In an excited real estate market like Toronto and Vancouver, a lot of common sense gets thrown out the window when it comes to buying a home. Even in a more stable market it’s not uncommon for two or more people to decide they absolutely must have a certain home, and that’s when a bidding war can start.

In a seller’s market, encouraging a bidding war is just one of many strategies employed to get the highest price from your buyer.

The Easiest Way To Avoid a Bidding War

This is kind of like asking the easiest way to avoid getting drunk or pregnant: Just don’t participate! A house is probably the largest purchase you’ll ever make (except for your next, larger home), and it’s amazing how easy it can be to go up by a “small” $20,000 to $50,000 on the asking price to secure your ‘”dream home”. Of course, on any other purchase, this would be insane. No one would walk around a car dealership and think “well I only came for the used Civic, but that BMW 7-series in the corner for $40,000 extra really caught my eye.”

To protect yourself from this kind of emotional purchase, simply have your price and don’t go over it. Do your research. Hopefully you have a real estate agent who’s helping you with comps in the neighbourhood and understanding what this house should actually sell for.

Having your best price in mind, you can submit and offer and walk away. If you get it, great, and if not, you know you did your best.

The Second Easiest Way To Avoid a Bidding War

The first way was easy, but leading with your best offer doesn’t leave a lot of room for bargaining. A better plan is to have a couple prices in mind. First would be a reasonable offer, either asking price or wherever you think everyone would be getting a good deal. You’d then have a second, higher price that you would use if the first didn’t work.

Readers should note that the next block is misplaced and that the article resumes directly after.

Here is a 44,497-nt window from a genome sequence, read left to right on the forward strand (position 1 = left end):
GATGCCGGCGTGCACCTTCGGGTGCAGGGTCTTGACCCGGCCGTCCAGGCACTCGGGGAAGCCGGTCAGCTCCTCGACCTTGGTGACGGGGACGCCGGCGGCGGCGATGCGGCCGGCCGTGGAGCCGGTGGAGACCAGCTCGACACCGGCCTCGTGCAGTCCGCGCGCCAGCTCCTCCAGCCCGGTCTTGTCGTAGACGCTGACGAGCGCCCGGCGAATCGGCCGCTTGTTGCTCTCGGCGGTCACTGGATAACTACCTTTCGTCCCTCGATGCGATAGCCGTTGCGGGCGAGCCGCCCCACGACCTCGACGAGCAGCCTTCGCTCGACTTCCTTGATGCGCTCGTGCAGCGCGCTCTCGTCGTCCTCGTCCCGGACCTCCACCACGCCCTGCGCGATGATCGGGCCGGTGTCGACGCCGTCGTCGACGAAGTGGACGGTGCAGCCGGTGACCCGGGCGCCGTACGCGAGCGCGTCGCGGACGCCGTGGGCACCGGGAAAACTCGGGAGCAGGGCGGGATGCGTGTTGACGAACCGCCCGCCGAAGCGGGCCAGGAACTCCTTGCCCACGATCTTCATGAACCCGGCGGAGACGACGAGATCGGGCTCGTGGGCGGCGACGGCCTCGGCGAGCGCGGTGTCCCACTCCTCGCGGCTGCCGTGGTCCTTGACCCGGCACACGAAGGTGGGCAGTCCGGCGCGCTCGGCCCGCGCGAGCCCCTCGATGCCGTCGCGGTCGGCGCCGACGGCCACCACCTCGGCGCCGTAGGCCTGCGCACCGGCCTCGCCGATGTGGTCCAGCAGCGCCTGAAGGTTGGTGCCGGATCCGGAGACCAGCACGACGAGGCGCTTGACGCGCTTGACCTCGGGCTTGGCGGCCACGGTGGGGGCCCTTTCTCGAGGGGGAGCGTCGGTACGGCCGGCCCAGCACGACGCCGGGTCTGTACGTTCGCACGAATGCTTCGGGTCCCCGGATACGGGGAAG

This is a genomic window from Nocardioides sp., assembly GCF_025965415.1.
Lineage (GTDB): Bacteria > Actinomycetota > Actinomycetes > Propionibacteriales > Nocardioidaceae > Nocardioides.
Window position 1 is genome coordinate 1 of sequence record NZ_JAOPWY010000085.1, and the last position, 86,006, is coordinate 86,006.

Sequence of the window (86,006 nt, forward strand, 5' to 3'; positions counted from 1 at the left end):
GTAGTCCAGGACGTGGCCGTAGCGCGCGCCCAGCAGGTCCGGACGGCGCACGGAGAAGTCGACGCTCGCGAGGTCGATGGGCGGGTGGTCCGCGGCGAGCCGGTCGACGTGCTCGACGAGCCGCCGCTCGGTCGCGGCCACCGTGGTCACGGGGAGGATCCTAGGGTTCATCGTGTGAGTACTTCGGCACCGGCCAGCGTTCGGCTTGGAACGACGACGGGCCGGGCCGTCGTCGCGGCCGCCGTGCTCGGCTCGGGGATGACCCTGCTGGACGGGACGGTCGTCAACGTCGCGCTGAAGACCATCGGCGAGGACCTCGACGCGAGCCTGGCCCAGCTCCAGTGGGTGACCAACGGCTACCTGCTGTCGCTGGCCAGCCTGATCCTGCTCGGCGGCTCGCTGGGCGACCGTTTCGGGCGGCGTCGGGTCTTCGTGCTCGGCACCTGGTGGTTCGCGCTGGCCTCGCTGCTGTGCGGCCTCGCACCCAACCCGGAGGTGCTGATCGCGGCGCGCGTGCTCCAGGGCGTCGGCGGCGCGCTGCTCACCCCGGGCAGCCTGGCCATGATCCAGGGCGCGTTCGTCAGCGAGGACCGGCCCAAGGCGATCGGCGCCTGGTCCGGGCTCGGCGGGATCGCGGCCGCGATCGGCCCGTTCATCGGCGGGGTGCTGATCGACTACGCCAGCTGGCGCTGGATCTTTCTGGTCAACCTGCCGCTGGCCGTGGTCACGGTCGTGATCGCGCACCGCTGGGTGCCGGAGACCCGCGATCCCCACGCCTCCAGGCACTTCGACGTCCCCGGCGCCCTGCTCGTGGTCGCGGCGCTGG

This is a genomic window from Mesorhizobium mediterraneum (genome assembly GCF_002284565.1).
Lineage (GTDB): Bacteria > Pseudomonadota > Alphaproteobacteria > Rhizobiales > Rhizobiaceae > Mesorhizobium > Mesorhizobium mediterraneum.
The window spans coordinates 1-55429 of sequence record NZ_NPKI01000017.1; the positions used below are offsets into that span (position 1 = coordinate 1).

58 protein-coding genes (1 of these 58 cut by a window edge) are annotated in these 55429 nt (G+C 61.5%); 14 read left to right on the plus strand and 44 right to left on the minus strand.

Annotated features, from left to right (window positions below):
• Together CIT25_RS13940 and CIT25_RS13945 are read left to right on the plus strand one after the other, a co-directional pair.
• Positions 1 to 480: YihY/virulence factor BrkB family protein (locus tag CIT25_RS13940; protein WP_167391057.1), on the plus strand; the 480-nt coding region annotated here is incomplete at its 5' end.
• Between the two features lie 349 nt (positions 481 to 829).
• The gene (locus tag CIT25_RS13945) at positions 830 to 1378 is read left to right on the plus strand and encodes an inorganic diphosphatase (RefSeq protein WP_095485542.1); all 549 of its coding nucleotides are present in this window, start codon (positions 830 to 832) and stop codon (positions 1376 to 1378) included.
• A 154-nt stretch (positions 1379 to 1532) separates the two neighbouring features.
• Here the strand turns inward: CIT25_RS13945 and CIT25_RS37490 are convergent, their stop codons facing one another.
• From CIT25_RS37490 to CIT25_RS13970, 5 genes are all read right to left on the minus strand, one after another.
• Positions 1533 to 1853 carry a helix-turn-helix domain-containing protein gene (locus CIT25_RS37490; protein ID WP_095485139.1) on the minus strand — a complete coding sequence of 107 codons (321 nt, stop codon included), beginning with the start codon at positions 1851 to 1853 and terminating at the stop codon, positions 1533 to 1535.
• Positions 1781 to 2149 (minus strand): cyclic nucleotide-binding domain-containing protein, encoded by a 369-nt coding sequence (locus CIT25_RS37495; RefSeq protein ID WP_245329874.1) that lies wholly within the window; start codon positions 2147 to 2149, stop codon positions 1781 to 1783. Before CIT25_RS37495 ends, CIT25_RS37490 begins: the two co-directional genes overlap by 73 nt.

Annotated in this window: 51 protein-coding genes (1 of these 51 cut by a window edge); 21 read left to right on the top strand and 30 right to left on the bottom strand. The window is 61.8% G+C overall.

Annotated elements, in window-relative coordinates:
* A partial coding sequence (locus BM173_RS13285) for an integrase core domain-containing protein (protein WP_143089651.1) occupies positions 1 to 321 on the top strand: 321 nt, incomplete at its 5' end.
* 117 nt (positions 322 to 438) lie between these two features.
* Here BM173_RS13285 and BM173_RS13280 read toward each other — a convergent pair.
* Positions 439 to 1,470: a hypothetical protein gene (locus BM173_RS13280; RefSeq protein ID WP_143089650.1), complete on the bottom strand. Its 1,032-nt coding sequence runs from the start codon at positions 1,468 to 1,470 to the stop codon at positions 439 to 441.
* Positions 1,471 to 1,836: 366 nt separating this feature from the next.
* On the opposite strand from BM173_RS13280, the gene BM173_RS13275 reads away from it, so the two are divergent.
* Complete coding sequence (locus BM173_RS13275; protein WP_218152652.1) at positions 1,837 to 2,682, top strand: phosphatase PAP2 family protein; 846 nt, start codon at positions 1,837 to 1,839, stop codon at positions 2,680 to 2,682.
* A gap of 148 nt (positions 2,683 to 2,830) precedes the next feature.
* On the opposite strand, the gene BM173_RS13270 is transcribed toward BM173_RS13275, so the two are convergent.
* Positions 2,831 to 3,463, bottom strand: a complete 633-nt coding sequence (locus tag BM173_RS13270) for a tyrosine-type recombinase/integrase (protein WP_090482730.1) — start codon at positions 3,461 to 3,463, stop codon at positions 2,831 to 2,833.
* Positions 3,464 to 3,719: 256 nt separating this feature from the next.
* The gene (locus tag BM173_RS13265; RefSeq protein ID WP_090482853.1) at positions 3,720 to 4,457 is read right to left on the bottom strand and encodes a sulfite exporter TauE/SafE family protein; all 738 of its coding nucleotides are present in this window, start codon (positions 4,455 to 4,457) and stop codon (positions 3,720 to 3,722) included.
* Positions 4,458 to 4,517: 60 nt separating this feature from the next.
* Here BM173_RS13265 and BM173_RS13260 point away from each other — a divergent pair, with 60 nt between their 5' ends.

Spot a Bidding War and Stay Away

In a real estate market where bidding wars are common, it’s easy to see when they’re being encouraged by the agent or seller.

• If your agent tells you that similar properties in the area sell for around $320,000 and this one is listed at $280,000, it’s likely the price has been lowered to get people excited about it.
• If the selling agent tells your agent that they will not be accepting multiple bids, it’s because they are expecting multiple offers and want everyone to put in their best one first.
• If the selling agent hosts an open house for brokers then they’re working especially hard to attract interest. Nothing wrong with that of course, but it’s unlikely yours will be the only bid.

Don’t Play Games

Negotiating is of course one of the foundations of buying and selling real estate. Nothing is set in stone, and so there’s a lot of leeway between buyers and sellers.

If you submit an offer and the seller comes back asking for more, you have a simple choice to make: accept, refuse, or counter-offer. Hopefully you can all work together to find a price everyone is comfortable with.

If you start getting phone calls from your agent saying the seller’s agent told them something in confidence, suggested you raise your bid to X, or anything else that’s secretive, your alarm bells should be going off. Often agents will use this kind of strategy to artificially increase everyone’s bid, benefitting only the seller (and their agent).

This is why it’s so important to have a reasonable best price and stick with it.

Go in Prepared

Simply be prepared and stick to your guns. The easiest way to do this is:

• Know the market – understand the fair market value for your home
• Set your price – take emotions out of it. You’ve done your homework and have your price – don’t go over it.
• Don’t be talked into anything – overbidding, re-thinking your bid, or taking out conditions, etc. These are all attempts to get you to change your mind when you’re vulnerable.

That’s it, you’re ready to go – now go find that perfect home!